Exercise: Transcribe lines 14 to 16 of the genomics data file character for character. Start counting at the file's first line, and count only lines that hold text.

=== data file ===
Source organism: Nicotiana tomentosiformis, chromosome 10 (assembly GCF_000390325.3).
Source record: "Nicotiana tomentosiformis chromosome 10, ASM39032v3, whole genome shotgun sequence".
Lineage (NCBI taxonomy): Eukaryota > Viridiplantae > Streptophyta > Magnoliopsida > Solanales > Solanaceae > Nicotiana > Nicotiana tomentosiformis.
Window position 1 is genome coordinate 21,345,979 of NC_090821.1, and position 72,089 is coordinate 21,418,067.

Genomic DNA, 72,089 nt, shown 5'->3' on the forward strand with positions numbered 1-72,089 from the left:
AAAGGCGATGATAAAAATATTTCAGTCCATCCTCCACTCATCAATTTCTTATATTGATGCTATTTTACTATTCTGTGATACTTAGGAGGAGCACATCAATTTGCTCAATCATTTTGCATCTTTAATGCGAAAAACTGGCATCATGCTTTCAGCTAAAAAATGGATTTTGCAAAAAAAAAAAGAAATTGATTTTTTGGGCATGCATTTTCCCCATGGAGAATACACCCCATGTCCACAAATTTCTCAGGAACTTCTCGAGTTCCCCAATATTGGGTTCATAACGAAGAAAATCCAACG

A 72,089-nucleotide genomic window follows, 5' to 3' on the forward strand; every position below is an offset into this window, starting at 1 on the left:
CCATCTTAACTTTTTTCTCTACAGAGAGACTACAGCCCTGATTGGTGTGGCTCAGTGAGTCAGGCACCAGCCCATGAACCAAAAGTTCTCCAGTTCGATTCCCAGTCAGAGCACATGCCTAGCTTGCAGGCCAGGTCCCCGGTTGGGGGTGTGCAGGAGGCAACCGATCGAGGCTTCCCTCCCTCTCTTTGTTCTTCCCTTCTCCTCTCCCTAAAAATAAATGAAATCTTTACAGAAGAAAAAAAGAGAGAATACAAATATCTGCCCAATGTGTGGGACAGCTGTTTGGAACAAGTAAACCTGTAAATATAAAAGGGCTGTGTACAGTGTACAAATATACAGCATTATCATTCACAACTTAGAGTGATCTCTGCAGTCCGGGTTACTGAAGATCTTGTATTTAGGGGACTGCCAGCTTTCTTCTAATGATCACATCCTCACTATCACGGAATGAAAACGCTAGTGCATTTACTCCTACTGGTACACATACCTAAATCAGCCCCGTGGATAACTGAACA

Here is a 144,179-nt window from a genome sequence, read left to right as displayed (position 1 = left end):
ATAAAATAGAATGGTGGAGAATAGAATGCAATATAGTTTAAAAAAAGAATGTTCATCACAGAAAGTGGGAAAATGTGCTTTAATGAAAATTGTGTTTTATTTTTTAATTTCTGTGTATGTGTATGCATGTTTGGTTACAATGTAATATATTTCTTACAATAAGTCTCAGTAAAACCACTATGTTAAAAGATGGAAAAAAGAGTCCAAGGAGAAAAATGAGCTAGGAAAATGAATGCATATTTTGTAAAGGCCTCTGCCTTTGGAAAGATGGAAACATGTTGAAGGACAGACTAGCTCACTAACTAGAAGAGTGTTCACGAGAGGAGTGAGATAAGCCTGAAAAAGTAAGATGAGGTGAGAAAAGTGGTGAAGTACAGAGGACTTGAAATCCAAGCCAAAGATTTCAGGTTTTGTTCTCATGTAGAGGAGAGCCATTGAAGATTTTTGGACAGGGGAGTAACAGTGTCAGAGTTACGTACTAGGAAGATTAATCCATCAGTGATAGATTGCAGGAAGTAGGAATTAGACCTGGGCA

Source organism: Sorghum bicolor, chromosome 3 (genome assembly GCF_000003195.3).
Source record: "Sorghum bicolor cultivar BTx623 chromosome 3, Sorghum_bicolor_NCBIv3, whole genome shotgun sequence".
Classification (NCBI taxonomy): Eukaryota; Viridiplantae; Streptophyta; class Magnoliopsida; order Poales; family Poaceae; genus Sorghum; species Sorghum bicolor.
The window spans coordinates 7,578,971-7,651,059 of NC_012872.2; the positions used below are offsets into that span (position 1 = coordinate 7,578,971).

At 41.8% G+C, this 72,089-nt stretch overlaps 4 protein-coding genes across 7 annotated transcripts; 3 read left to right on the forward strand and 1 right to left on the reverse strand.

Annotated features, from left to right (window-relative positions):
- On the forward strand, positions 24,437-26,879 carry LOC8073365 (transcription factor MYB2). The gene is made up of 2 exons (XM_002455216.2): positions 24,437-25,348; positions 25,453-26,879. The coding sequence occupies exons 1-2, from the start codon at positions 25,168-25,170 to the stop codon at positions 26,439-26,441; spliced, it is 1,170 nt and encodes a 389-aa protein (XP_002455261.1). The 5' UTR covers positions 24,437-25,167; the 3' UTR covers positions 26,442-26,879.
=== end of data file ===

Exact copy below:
The window spans coordinates 7,578,971-7,651,059 of NC_012872.2; the positions used below are offsets into that span (position 1 = coordinate 7,578,971).

At 41.8% G+C, this 72,089-nt stretch overlaps 4 protein-coding genes across 7 annotated transcripts; 3 read left to right on the forward strand and 1 right to left on the reverse strand.

Annotated features, from left to right (window-relative positions):